As Anthony Powell so rightly observed, there is nothing like a room with well stocked shelves. I find I cannot resist walking into a room and surveying the contents of a bookshelf, picking up the odd volume and skimming the pages as if being reacquainted with an old friend. A bookshelf shines a light into the person themselves.

So it was with some interest that I read the result of some research published in the ever popular Economic Journal and conducted by three economists, Giorgio Brunello, Guglielmo Weber and Christoph Weiss, from the University of Padua. They studied 6,000 men born in nine European countries during the period between 1920 and 1956 when school-leaving ages were raised. They found that a man’s lifetime earnings increased by 9% if they had an extra year’s education.

What was more interesting, to me at least, was when they subdivided the group between those who at the age of 10 lived in households with fewer than 10 books, with a shelf of books, a book-case load of around 100 books, two book cases or more than two book cases. The economists found that those who grew up in households with less than half a shelf of books, even with an extra year’s education, earned just 5% more compared with the 21% increase earned by those with access to a lot of books. They also discovered that those with access to more books not only were likely to have a white-collar job as their first source of employment but also were more likely to move to better paid jobs in the cities.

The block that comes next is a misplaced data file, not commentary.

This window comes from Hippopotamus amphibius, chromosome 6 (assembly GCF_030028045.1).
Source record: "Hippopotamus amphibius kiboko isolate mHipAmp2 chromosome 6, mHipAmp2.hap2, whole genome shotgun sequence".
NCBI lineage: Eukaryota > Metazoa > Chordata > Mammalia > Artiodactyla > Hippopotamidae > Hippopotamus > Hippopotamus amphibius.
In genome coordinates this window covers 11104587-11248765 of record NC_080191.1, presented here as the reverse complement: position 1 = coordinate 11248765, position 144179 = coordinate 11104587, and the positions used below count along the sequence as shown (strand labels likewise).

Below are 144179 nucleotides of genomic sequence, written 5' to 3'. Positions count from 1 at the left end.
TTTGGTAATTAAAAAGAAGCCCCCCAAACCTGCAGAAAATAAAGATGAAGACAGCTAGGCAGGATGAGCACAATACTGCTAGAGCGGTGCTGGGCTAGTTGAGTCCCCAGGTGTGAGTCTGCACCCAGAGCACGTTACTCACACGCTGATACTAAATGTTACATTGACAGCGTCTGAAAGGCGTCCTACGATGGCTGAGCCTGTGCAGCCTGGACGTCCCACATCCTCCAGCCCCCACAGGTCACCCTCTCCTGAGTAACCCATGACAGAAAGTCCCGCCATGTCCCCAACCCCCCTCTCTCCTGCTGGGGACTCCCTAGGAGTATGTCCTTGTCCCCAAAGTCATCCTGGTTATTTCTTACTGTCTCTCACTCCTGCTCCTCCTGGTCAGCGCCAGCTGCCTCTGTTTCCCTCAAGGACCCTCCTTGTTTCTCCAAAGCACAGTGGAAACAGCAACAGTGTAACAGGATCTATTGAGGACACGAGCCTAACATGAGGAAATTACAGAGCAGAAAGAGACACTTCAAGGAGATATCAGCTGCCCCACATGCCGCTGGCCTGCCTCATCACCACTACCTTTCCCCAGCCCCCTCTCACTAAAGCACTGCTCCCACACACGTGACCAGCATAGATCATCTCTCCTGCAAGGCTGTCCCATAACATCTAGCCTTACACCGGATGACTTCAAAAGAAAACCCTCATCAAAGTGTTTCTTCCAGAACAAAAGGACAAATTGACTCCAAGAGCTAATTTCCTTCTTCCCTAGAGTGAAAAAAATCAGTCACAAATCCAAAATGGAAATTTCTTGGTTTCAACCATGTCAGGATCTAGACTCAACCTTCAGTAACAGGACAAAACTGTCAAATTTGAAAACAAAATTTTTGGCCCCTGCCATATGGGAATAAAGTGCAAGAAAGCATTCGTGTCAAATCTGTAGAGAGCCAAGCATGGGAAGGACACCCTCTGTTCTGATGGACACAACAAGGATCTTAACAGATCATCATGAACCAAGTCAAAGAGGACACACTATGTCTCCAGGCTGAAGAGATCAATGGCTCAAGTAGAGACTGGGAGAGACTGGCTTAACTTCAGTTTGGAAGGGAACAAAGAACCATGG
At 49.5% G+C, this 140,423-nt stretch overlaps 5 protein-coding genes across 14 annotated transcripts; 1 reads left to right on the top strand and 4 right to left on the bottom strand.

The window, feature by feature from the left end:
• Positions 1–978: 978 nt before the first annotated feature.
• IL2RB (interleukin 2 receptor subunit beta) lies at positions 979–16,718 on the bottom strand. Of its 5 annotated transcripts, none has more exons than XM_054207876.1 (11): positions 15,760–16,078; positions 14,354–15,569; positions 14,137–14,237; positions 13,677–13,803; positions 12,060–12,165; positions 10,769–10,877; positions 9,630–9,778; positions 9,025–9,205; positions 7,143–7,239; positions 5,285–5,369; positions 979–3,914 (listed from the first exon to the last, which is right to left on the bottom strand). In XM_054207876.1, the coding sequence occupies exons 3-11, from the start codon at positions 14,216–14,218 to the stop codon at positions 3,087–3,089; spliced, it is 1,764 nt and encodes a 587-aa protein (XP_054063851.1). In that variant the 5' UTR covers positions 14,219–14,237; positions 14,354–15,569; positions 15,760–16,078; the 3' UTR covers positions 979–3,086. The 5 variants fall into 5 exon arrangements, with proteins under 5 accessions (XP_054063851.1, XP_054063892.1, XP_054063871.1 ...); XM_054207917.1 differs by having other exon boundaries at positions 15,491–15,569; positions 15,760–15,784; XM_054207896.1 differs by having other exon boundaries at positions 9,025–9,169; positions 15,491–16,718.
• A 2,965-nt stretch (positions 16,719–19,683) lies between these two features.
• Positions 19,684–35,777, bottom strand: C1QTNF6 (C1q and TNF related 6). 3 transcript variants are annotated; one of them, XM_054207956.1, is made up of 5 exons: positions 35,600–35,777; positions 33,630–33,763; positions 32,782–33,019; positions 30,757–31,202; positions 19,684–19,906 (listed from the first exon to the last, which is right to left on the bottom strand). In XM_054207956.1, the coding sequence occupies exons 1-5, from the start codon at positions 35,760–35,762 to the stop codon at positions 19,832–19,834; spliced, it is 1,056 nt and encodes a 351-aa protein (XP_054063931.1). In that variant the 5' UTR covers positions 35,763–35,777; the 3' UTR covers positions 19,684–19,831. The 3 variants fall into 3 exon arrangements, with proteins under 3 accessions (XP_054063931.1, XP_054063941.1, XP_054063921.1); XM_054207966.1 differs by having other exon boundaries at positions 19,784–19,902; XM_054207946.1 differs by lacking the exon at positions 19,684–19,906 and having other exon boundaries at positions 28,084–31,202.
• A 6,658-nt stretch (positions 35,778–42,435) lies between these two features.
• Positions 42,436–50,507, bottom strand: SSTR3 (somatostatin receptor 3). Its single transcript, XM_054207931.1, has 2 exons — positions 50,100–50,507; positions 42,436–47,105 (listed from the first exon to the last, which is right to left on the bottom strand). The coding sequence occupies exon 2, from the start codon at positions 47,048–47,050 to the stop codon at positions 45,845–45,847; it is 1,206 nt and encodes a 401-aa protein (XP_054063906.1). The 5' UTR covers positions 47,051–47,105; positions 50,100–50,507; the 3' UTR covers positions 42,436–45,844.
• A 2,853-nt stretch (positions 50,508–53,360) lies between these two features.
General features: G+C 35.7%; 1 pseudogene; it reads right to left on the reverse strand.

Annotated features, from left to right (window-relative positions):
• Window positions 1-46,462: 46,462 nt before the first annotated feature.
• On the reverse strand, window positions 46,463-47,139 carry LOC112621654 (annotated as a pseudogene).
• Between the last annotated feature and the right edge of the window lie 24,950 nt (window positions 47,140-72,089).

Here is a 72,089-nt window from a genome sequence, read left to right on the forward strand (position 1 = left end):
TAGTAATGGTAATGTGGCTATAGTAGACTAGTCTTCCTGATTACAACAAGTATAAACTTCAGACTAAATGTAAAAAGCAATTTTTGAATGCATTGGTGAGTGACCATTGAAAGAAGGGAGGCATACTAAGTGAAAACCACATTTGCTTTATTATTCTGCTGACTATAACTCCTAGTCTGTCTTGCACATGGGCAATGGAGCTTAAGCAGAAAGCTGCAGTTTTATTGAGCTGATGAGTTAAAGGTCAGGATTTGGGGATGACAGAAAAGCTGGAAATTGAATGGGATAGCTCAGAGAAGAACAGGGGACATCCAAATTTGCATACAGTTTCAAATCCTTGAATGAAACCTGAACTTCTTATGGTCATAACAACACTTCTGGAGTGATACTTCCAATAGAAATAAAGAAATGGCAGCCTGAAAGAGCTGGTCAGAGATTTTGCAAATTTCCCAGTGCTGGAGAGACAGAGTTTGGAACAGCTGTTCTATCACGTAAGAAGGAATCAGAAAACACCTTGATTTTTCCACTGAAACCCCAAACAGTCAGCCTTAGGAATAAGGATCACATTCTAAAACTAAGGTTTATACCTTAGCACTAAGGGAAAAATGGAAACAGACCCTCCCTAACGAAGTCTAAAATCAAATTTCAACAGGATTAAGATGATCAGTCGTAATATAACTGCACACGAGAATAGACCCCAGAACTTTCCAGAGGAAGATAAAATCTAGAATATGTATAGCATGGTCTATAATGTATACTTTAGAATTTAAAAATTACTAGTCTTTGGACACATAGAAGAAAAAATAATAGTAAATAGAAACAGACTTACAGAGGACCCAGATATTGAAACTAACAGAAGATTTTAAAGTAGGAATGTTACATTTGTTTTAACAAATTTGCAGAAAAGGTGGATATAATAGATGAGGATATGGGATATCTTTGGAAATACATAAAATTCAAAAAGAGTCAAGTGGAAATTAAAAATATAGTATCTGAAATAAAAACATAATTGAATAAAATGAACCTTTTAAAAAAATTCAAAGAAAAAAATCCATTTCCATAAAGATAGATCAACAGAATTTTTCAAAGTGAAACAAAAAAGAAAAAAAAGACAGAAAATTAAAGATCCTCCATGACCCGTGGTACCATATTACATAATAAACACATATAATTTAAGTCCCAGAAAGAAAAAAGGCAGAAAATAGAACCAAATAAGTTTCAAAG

Why is an interesting question. The researchers posit the theories that access to books prompts children to read and that an abundance of books may point to advantageous socio-economic conditions. A home with books may encourage the development of the sort of cognitive and socio-economic skills necessary for economic success later in life.